People are always trying to exoticize things Chinese. Now comes this article with the sensationalistic and patently suspect headline:
"If you speak Mandarin, your brain is different" (2/24/15)
This is based on the following paper:
Jianqiao Ge, Gang Peng, Bingjiang Lyu, Yi Wang, Yan Zhuo, Zhendong Niu, Li Hai Tang, Alexander P. Leff, and, Jia-Hong Gao, "Cross-language differences in the brain network subserving intelligible speech", PNAS (1/22/15).
Language processing is generally left hemisphere dominant. However, whether the interactions among the typical left hemispheric language regions differ across different languages is largely unknown. An ideal method to address this question is modeling cortical interactions across language groups, but this is usually constrained by the model space with the prior hypothesis due to massive computation demands. With cloud-computing, we used functional MRI dynamic causal modeling analysis to compare more than 4,000 models of cortical dynamics among critical language regions in the temporal and frontal cortex, established the bias-free information flow maps that were shared or specific for processing intelligible speech in Chinese and English, and revealed the neural dynamics between the left and right hemispheres in Chinese speech comprehension.
How is language processed in the brain by native speakers of different languages? Is there one brain system for all languages or are different languages subserved by different brain systems? The first view emphasizes commonality, whereas the second emphasizes specificity. We investigated the cortical dynamics involved in processing two very diverse languages: a tonal language (Chinese) and a nontonal language (English). We used functional MRI and dynamic causal modeling analysis to compute and compare brain network models exhaustively with all possible connections among nodes of language regions in temporal and frontal cortex and found that the information flow from the posterior to anterior portions of the temporal cortex was commonly shared by Chinese and English speakers during speech comprehension, whereas the inferior frontal gyrus received neural signals from the left posterior portion of the temporal cortex in English speakers and from the bilateral anterior portion of the temporal cortex in Chinese speakers. Our results revealed that, although speech processing is largely carried out in the common left hemisphere classical language areas (Broca’s and Wernicke’s areas) and anterior temporal cortex, speech comprehension across different language groups depends on how these brain regions interact with each other. Moreover, the right anterior temporal cortex, which is crucial for tone processing, is equally important as its left homolog, the left anterior temporal cortex, in modulating the cortical dynamics in tone language comprehension. The current study pinpoints the importance of the bilateral anterior temporal cortex in language comprehension that is downplayed or even ignored by popular contemporary models of speech comprehension.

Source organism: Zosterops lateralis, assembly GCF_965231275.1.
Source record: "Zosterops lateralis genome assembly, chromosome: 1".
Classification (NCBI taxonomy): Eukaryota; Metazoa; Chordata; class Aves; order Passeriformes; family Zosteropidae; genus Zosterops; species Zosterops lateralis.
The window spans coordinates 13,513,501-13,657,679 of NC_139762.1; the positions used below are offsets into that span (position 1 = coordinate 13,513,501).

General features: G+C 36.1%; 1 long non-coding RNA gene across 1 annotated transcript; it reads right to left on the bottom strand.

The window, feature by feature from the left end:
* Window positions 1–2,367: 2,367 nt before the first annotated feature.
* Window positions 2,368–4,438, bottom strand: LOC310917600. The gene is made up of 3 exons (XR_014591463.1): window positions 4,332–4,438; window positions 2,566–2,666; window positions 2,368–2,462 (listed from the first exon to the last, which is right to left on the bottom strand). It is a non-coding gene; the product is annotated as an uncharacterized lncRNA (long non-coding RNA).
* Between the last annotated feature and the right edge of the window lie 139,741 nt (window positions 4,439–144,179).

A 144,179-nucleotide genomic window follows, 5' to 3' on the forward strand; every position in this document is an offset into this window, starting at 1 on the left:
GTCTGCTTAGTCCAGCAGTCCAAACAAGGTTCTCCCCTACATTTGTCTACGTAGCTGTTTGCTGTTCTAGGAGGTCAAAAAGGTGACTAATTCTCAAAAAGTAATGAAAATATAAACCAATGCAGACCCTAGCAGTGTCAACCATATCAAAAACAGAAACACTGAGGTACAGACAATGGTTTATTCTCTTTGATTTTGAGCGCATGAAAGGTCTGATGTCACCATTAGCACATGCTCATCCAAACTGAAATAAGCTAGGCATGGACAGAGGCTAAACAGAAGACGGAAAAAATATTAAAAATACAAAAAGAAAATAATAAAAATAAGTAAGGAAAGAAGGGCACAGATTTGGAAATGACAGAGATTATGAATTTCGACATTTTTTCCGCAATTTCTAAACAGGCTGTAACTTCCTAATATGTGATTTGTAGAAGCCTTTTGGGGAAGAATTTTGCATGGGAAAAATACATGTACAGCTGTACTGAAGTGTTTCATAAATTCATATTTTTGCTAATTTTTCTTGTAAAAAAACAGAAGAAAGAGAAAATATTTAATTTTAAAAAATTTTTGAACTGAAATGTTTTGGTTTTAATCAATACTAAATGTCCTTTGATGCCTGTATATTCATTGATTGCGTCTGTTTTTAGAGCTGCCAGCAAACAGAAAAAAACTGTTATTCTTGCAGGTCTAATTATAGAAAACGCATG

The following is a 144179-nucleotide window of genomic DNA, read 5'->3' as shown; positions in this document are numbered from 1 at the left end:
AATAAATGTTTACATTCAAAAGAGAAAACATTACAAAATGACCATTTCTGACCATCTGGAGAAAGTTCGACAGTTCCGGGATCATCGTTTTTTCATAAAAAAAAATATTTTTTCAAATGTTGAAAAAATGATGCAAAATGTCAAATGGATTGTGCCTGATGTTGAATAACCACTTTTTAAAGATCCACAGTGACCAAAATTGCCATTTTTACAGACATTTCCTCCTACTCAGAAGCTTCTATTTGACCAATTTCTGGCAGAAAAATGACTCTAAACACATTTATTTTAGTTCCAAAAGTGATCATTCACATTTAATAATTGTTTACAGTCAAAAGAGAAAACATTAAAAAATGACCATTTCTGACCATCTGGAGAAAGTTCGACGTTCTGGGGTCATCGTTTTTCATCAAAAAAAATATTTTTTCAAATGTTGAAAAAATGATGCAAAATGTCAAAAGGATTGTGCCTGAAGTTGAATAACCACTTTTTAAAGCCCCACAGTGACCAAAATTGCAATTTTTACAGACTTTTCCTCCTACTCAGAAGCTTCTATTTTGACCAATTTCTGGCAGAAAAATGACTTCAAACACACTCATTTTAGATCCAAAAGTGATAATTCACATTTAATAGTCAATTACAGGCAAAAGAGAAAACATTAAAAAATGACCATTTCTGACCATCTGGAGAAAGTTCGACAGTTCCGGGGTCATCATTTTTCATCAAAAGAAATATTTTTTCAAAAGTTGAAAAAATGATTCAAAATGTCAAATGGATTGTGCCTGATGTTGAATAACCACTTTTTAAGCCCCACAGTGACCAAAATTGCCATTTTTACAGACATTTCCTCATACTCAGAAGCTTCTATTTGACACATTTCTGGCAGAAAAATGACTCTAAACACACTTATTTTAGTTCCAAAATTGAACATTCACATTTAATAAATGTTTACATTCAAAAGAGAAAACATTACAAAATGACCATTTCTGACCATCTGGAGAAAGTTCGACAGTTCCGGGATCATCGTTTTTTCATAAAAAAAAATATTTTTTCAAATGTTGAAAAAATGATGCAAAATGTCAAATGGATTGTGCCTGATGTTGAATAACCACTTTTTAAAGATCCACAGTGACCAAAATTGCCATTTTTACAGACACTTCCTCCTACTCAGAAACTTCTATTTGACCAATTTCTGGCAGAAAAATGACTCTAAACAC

Before critiquing the claims put forward by the investigators, let's talk about how tones really work in daily life in Chinese languages.
Tones are not absolute, they are not sacrosanct, they are not immutable. Chinese often argue among themselves about what tones certain words should be pronounced in. Let's take 著, which in most usages, but not all, can also be written as 着.
著 has the following pronunciations: zhuó, zháo, zhāo, zhe, zhù, chú. 着 can have the first four pronunciations but not the last two; the very last pronunciation is used for only one purpose, as the first half of an ancient astronomical term.